In a big and exciting breakthrough, researchers have produced a new antibody that promises to fight back against more strains of HIV than any naturally occurring antibody.
Pharmaceutical company Sanofi partnered with the National Institutes of Health to develop this antibody. The antibody has prevented infection in primates.
Unlike naturally occurring antibodies that have been discovered, this new antibody attacks three crucial parts of the HIV virus.
Researchers combined three unique antibodies to produce a tri-specific antibody. This engineered antibody targets more strains than the most effective naturally occurring antibodies, which can target only 90 percent of HIV strains. But this tri-specific antibody can attack 99 percent of HIV strains.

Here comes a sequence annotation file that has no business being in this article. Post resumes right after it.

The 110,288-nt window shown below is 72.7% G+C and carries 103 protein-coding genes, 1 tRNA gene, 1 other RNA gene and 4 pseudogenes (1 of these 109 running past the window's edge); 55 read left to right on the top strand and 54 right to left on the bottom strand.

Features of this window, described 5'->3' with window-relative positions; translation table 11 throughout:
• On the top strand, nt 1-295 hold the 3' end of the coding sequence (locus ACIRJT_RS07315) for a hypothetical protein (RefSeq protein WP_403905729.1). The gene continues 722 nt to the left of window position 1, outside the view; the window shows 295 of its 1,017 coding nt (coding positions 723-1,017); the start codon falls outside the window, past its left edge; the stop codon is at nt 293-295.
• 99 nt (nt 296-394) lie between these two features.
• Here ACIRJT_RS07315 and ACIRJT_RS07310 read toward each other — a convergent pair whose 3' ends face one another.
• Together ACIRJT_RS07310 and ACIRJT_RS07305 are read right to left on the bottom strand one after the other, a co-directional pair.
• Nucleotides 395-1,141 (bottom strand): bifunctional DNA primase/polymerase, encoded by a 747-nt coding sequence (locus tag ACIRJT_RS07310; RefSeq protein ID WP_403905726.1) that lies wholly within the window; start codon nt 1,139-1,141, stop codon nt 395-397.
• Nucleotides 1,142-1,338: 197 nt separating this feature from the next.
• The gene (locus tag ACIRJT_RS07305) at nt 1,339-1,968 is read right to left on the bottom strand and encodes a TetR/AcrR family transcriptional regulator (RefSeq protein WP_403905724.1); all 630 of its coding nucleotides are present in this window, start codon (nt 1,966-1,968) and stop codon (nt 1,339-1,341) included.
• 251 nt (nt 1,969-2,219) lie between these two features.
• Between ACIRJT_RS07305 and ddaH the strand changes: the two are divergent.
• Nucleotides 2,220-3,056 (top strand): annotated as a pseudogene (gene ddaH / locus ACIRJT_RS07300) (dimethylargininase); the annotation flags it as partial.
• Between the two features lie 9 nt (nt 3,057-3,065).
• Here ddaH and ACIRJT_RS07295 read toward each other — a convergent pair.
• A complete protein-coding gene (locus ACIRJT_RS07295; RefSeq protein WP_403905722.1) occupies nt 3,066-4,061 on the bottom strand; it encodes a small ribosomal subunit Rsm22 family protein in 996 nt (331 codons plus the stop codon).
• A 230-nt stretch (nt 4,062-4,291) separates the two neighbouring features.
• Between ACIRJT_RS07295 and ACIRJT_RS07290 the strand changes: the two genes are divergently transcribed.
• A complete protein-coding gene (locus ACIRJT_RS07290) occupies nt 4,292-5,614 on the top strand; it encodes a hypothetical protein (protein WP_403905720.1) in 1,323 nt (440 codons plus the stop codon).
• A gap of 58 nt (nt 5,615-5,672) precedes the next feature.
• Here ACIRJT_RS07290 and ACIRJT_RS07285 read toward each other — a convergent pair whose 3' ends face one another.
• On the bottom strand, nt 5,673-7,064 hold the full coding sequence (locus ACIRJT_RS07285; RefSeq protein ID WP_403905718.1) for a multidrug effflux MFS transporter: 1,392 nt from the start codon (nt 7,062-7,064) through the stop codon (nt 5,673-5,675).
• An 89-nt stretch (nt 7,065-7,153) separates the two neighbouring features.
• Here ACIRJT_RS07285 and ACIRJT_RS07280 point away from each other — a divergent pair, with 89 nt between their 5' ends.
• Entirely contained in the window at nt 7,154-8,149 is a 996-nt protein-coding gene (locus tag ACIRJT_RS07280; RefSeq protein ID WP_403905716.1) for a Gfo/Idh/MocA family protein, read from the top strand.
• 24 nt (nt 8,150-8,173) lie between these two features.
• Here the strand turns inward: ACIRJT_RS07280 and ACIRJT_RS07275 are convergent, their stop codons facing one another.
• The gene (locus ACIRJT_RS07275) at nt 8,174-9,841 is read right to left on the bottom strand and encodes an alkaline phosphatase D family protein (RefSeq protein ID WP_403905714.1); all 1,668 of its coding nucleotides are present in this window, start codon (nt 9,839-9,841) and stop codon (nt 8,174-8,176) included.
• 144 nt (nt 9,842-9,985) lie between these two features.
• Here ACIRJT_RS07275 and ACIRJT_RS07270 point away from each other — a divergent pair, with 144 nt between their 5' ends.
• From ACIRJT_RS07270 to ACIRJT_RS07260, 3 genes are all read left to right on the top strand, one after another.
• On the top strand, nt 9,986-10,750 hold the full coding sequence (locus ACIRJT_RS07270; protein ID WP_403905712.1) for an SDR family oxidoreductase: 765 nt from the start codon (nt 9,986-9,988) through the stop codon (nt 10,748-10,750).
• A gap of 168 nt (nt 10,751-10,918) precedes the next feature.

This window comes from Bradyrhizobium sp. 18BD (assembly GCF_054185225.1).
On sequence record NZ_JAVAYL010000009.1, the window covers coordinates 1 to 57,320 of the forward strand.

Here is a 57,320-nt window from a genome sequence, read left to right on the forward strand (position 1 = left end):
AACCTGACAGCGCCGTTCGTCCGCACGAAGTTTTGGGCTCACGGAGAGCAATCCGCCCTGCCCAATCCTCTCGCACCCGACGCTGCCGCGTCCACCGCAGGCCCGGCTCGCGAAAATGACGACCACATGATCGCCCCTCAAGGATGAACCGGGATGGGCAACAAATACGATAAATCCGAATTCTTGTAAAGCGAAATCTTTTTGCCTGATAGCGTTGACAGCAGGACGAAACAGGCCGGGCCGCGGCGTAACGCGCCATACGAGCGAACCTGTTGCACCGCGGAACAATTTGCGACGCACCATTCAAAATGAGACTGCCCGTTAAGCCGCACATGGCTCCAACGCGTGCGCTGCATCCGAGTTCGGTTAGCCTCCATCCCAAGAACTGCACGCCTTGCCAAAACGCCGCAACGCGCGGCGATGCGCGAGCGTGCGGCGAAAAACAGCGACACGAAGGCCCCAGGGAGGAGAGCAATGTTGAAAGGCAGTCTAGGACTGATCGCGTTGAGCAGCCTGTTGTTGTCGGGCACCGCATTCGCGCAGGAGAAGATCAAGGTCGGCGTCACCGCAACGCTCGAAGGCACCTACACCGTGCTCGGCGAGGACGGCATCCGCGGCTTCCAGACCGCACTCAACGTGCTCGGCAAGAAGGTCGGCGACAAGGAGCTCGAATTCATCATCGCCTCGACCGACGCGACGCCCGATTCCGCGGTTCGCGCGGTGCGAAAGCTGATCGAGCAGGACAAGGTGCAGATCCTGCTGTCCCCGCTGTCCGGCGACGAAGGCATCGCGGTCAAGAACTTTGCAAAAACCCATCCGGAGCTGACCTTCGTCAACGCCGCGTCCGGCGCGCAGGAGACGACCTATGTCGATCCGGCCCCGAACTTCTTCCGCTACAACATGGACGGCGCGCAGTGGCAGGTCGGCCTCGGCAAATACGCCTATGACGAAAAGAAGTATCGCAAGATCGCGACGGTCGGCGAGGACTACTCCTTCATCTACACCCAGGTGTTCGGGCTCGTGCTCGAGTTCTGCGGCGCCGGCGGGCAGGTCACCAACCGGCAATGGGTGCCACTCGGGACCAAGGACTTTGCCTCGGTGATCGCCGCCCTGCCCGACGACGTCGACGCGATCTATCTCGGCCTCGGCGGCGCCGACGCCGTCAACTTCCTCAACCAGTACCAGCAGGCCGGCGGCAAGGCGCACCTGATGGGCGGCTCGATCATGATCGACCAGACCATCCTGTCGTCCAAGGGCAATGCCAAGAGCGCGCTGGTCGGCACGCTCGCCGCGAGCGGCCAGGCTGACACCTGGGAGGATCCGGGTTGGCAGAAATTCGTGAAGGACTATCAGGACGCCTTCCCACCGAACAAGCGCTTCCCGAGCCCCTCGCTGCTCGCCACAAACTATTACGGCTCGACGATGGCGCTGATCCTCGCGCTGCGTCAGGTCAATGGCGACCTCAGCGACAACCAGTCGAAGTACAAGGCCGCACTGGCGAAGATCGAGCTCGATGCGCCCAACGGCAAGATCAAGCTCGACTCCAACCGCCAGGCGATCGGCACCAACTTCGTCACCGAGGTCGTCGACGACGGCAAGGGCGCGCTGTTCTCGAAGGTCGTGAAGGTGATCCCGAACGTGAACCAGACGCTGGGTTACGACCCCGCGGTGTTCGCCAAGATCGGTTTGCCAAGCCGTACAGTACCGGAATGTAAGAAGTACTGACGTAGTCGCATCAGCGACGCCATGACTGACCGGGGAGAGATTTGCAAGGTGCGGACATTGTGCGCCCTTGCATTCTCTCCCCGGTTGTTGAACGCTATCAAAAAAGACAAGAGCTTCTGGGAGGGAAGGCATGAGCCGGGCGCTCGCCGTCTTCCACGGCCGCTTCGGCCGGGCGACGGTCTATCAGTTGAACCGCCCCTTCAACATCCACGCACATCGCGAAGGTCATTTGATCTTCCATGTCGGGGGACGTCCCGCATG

Sanofi chief scientific officer Gary Nabel said tri-specific antibodies “can block multiple targets with a single agent. They are more potent and have greater breadth than any single naturally occurring antibody that’s been discovered.”
Researchers did experiments on 24 monkeys. They found none of those given the tri-specific antibody developed an infection when they were exposed to the virus.
President of the International Aids Society, Linda-Gail Bekker, said, “This paper reports an exciting breakthrough. These super-engineered antibodies seem to go beyond the natural and could have more applications than we have imagined to date. It’s early days yet, and as a scientist, I look forward to seeing the first trials get off the ground in 2018. As a doctor in Africa, I feel the urgency to confirm these findings in humans as soon as possible.”